The latest item of interest to emerge into the light from this fabled grey city is The Mysticism of Sound and Cosmic Language by Hy Maya, an experimental collective that spawned future Pere Ubu founders Allen Ravenstine and Scott Krauss. Even among deep-digging cognoscenti of Midwestern proto-punk, Hy Maya’s existence has until now been hardly more than a rumor, a footnote in Pere Ubu’s backstory. But that footnote may be where much of the “avant” half of Ubu’s “avant-garage” strategy came from. Per CLEpunk historian Nick Blakey:

Hy Maya’s undeniable and pivotal influence upon Pere Ubu (and, for that matter, related bands that came in between such as Fins and The Robert Bensick Band) became merely an abstract reference. It seems no one had any recordings or photos of Hy Maya, no one could tell you how many shows they had played (if any), and no one could describe what they sounded like. Hy Maya’s legacy appeared to be nothing but some faded and blurry memories in the minds of a handful of witnesses.

 

 
The band/collective/revolving door was loosely “organized” around Robert Bensick, and its core also included bassist Albert Dennis. They performed six shows between 1972-1973, their sets mostly consisting of long freeform explorations inspired by Sun Ra Arkestra, Miles Davis, Islands era King Crimson, the Velvet Underground, and Krautrock artists like Tangerine Dream and Cluster. The Mysticism of Sound and Cosmic Language is culled from recently discovered recordings of live sets, studio tracks, and rehearsal tapes from various Hy Maya incarnations. Several of those incarnations are alluded to in an early Cleveland punk document called “Those Were Different Times,” written by Charlotte Pressler, a CLEpunk O.G. and also the wife of Pere Ubu founder Peter Laughner. The piece is quoted extensively in The Mysticism…’s liner notes, as it’s practically the only extant near-contemporary documentation of Hy Maya’s existence.

…I went in 1972 to a gala art opening at the New Gallery. Among other events there was an electronic band called Hy Maya scheduled to play. Natasha and I were walking along, looking artistic, when suddenly there was a blood-curdling scream from the floor above. We, and everyone else, stopped dead and stared at the tall, beautiful girl who then leaned over the upstairs landing and said in a quiet voice, “The Hy Maya performance will take place in ten minutes.”’

So we, and everyone else, went upstairs to hear them. I liked what they did: broad, free sound constructions flowing into each other. But…the main interest was Cindy Black, the girl who had screamed. I decided to find out how I could get in touch with her, and after the Hy Maya performance, went up to talk to the band. There were two members, one, a tall guy with a long black beard, looked too scary to get near, so I talked to the other one, whose name, I found out, was Bob Bensick. Bensick gave me his phone number, and invited me to get in touch, which I did not do.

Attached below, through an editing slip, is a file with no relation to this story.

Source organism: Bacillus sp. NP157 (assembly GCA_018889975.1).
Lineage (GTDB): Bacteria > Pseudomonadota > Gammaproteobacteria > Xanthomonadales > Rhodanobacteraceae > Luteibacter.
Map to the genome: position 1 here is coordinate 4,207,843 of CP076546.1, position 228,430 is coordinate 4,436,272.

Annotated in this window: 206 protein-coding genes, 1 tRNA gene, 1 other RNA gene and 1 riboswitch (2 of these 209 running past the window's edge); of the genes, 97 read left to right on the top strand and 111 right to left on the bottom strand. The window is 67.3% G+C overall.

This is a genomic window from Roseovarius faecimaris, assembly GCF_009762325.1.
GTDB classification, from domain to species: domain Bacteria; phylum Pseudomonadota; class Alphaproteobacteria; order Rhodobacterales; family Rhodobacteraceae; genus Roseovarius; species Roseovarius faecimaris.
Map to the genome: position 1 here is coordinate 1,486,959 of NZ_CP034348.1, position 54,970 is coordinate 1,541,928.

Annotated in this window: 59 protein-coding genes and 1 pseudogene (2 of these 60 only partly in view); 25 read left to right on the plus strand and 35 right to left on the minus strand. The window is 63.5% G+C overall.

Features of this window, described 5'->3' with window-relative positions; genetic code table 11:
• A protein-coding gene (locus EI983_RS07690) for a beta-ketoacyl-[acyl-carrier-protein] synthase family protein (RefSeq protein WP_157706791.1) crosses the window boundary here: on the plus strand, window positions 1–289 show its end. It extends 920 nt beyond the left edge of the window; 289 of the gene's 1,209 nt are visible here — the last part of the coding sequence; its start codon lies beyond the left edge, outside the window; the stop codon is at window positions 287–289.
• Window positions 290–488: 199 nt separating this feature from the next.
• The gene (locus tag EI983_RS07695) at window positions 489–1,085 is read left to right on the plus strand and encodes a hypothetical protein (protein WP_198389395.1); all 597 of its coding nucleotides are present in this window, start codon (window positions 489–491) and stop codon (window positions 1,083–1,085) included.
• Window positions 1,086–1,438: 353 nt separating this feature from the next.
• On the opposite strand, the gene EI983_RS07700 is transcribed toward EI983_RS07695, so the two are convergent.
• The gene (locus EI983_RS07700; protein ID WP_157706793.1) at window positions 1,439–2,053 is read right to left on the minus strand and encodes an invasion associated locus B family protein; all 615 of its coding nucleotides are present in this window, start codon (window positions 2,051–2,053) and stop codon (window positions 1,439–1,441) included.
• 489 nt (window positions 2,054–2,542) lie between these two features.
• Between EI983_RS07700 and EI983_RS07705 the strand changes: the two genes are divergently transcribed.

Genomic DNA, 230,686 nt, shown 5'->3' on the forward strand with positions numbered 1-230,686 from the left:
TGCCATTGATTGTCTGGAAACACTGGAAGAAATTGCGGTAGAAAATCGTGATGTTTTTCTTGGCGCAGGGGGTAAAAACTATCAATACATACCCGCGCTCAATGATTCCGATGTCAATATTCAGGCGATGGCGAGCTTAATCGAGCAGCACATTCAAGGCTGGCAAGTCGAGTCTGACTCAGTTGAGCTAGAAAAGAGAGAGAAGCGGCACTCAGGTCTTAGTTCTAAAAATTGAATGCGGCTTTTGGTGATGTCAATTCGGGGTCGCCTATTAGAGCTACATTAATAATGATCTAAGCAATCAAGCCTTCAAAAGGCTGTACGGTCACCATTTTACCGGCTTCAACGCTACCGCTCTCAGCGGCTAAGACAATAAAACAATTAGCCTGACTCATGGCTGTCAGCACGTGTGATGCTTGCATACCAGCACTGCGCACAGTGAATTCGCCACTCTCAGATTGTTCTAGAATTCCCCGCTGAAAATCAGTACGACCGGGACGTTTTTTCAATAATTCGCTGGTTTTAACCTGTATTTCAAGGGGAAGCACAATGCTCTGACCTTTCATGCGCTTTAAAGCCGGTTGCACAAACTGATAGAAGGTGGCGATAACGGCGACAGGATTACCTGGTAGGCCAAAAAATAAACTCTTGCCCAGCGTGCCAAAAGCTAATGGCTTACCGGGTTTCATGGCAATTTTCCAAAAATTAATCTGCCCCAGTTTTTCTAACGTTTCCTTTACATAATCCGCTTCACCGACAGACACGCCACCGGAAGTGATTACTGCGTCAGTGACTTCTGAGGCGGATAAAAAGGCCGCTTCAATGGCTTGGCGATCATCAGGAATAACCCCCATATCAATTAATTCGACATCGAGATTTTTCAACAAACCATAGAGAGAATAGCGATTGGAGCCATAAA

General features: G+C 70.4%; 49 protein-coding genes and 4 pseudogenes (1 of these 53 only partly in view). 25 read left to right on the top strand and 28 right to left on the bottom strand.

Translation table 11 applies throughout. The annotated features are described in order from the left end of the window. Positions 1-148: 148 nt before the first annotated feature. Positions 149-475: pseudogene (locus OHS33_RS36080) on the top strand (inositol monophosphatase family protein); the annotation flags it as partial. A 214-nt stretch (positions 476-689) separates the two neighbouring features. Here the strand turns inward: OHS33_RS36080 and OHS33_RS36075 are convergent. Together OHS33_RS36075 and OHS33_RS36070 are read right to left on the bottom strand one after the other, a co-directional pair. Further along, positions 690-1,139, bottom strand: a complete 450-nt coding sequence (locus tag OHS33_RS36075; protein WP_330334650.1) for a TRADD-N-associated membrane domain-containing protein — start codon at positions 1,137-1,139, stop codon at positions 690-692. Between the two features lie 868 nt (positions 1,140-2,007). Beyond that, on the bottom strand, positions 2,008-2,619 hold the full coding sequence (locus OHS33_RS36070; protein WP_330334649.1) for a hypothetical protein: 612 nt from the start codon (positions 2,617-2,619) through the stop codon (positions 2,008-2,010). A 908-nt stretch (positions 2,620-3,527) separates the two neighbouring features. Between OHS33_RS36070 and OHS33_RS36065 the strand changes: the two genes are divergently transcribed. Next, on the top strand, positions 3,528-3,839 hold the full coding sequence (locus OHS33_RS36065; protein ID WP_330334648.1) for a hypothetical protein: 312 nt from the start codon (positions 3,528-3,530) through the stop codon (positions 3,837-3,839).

Hy Maya seems to have been a very loose band. It’s hard to pin down the membership, let alone the dates. There was an electric and an acoustic Hy Maya; at various times, Bob and Allen; Bob, Scott and Albert; Bob, Allen and Albert were the members of the band. Perhaps it’s truest to say that Hy Maya was Bensick’s name for his way of doing music; and that if you shared his style at the moment, you also were in Hy Maya. It is certainly true that all these people were very adverse to tight formations. They were young, and still learning; Scott Krauss in particular was wary of commitments because he doubted his abilities. They preferred loose jams; they were not anxious to pin down things any further.

Continues after the jump…

READ ON
Posted by Ron Kretsch
|
11.22.2017
09:24 am
|
‘Chinese Rocks’: Members of MC5, Blondie, and Replacements pay tribute to the Heartbreakers


 
As much as any band could, the Heartbreakers both aesthetically and individually personified the bridge between proto-punk and punk rock. They coalesced in 1975, when New York Dolls Johnny Thunders and Jerry Nolan joined forces with Richard Hell, who’d just left Television. The quartet was completed a few months later with the addition of guitarist/vocalist Walter Lure.

The next year, their best-documented lineup was formed when Hell was replaced by Billy Rath (Hell would go on to form a namesake band, and it’s easy to wonder if he didn’t do that to make it difficult to oust him from a THIRD epochally crucial group), and this version of the Heartbreakers would record their lone album, L.A.M.F. (Like a Mother Fucker), which was one of punk’s great letdowns. A terrible mix buried confident performances of fine songs, and the shittiness of the record prompted Nolan to quit the band.

That album has been remixed and remastered a fair few times, and it contains some of punk’s earliest enduring anthems, like “Born to Lose” and “Chinese Rocks.” That latter song was eventually performed by the Ramones on their 1980 LP End of the Century under the title “Chinese Rock,” and the song is partly noteworthy for a years-long dispute over exactly who wrote it. It’s long been accepted that the song was a collaboration to some degree between Richard Hell and Dee Dee Ramone, a reality reflected in the End of the Century credits. But on the original pressing of L.A.M.F., Johnny Thunders and Jerry Nolan are credited as songwriters—a credit that’s absent from the many subsequent reissues. If that claimed writing credit was an attempted money-grab, karma for that larceny was pretty instant—L.A.M.F. didn’t really generate all that much money at first. According to Dee Dee Ramone in his memoir Lobotomy: